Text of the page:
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Critic: Chef Tavares’ Ibérica is a Perfectly Executed Affair

While Verdun’s new spot Pigor and Hochelaga-Maisonneuve’s Heirloom are mostly enjoyable.


With little more than a month and change under its belt since opening, chef Marino Tavares’ downtown Spanish restaurant Ibérica has earned its first review from Iris Gagnon-Paradis of La Presse. After taking a moment to admire the industrial-chic handiwork of the inimitable Montreal designer Zébulon Perron with pleasingly bitter cocktails in hand, the critic finds herself somewhat overwhelmed by the long menu that ranges from charcuterie to conservas, paellas to grilled meats. While a large selection may run the risk of not having consistent quality across the board, her evening progresses without a stumble. A “delicious” assortment of croquettes is much a star as the tapas plates of squid with lemon on cuttlefish ink and quail with candied onion that is “well lacquered and soft... (with a) smoky and slightly spicy taste”. Equally pleasing smoke and spice is found in the restaurant’s paella and Iberian pork with “dreamily creamy” mashed potatoes, broccolini, and carrot. The sweet sampling of the menu with churros and Catalan crème brûlée is found to be just as satisfying, with only the churros’ dulce de leche and chocolate sauce being a little too dense for her liking. All in all, the critic finds this new restaurant to be “perfectly executed” with only one warning on prices some may find too high. However, having found that her bill drove up, that can only suggest the desire to try more only superseded an attempt to not break the bank. [La Presse]

Restaurant Pigor

Following a week without a review from Le Devoir’s Jean-Phillippe Tastet, the critic has returned with favourable words for the new bistro project Pigor from Sidney Gordon, Laurence Pilot, Juliana Pilot and chef Gauthier Mauries. The restaurant has been open for several months now, but nary a peep has come from media—that is, until now. Save for a brief note on a warm, inviting interior with music a bit too loud for his tastes and amiable service, it doesn’t take long for Tastet to pluck at the restaurant’s menu of cold and hot offerings. In the former category, he finds a tuna tataki in miso broth to be just as delicious as a hot slad of Brussel sprouts and bacon, but it’s a seam bream carpaccio served with a lime vinaigrette and a honey chardonnay jelly that captures his attention and “brings tears to (his) eyes.” However, salmon does arrive at the table half-cooked, which seemed to break the Pigor’s spell over Tastet; similar issues came up with a cuttlefish ink risotto served with octopus and radish; the octopus was deemed “tasteless”. Other hot dishes included a roast duck breast made questionable by powdered olive; a cut of beef that tasted more of beef cheek than it’s description of ‘beef scoter’; and three seared scallops that pleased almost every dining partner, save for the fourth diner who didn’t get one. Finally, desserts of caramelized bananas and deconstructed lemon tart were immediately inhaled, so it’s safe to assume they were enjoyed. Despite the trips and stumbles, Tastet appears to find a place in his heart for Verdun’s newest bistro, provided some improvements are made: Three and a half stars. [Le Devoir]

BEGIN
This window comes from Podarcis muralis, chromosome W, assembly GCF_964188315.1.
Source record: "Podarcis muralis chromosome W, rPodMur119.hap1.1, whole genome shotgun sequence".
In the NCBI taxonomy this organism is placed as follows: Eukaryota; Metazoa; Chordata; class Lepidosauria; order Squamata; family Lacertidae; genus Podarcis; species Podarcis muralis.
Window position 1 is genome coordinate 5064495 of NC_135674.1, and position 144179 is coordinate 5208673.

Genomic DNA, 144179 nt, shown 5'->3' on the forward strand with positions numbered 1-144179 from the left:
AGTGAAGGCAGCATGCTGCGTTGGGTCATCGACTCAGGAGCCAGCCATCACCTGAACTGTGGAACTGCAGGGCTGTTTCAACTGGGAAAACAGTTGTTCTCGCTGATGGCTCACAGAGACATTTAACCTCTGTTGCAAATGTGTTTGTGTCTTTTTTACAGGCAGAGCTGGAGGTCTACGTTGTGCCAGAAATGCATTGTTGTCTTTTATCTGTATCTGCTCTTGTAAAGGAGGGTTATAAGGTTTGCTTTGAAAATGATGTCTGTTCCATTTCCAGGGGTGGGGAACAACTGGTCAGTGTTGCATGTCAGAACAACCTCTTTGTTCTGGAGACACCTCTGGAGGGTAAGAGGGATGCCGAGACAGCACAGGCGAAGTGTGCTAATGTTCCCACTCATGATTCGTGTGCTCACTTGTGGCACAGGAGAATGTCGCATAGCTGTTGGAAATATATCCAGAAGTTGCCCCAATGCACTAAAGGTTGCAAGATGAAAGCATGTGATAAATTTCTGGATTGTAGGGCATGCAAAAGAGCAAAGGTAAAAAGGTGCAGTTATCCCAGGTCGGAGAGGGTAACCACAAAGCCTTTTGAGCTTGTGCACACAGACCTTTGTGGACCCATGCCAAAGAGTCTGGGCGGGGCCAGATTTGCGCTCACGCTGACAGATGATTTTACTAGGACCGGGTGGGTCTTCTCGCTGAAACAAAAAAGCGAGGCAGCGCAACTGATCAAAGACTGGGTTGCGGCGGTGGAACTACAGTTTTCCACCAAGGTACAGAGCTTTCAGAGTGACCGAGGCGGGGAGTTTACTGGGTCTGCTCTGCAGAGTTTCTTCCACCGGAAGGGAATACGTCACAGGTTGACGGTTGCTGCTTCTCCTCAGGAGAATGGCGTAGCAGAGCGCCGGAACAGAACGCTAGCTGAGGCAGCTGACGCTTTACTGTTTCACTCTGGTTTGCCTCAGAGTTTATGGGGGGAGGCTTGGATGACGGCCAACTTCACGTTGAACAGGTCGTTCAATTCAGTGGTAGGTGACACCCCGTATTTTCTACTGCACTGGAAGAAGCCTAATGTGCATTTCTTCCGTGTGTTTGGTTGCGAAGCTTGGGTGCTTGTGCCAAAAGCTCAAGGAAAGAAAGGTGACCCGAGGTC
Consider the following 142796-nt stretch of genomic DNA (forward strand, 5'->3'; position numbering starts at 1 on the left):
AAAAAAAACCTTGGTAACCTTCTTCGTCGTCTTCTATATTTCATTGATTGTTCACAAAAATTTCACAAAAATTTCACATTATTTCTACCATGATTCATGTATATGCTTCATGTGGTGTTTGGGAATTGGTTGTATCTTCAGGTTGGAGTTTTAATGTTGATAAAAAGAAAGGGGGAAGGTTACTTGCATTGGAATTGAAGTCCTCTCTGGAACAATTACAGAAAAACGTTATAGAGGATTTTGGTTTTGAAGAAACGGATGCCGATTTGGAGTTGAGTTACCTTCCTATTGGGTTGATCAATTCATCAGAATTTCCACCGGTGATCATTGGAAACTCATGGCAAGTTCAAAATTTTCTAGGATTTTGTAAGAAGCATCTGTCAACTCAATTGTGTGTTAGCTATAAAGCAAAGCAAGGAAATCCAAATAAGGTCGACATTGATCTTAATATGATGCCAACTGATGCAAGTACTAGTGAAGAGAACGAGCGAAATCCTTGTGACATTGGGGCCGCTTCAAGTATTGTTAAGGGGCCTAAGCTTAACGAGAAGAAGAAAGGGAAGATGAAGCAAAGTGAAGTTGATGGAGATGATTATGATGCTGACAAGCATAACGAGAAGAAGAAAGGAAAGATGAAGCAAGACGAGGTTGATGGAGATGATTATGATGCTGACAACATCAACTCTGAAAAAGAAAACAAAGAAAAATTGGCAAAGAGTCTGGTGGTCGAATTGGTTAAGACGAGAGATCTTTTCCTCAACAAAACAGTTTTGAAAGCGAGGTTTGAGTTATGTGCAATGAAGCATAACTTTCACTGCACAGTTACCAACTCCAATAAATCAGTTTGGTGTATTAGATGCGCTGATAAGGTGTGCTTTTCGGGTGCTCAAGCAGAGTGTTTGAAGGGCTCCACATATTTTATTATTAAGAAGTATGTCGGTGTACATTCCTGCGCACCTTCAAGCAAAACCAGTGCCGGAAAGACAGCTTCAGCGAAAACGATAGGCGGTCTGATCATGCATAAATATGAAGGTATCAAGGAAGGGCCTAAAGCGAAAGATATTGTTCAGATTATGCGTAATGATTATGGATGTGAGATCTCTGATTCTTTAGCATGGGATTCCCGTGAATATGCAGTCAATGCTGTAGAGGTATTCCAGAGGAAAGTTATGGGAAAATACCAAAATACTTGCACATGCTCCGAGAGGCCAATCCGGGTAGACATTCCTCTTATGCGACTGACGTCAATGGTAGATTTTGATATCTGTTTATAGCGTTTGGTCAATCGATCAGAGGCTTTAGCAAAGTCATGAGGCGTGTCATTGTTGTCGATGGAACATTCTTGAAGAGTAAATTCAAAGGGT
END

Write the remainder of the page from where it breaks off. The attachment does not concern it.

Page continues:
Following La Presse’s Marie-Claude Lortie’s mostly pleased account from last week, now Lesley Chesterman of the Montreal Gazette has paid a visit to Hochelaga-Maisonneuve’s latest arrival Heirloom. After remarking that this pizza spot is among several restaurants that are part of the shift to less-frequented fringes of the island for new business (Pigor in Verdun is another example), the critic tucks in. She finds the menu to be somewhat typical of a trattoria, but there’s much to be said for classics done right: The opening dishes of calamari, a Caesar salad, and a half-portion of carbonara were all rich and enjoyed; while that pasta was enjoyed, there were misgivings over a papardelle with a mushroom and rabbit ragout which was found to be “cloying” from an excess of butter and oil. However, Chesterman is found to expound the most when it comes to the pizza: Having ordered all-dressed and Italian sausage pies, they were both a tad too heavy on the toppings and lacked the pleasingly puffy quality found in Neapolitan-style pies, but the crust was flavourful nonetheless; the sauce, on the other hand, could use “zuzzing up” to enhance the experience. Finally, the dessert milkshakes were enjoyable finales, with the dulce de leche option earning exclamation marks. All told, with its friendly service, the critic admit the pizza may not be the best in town, but there’s plenty of room for improvement. Two and a half stars. [Montreal Gazette]


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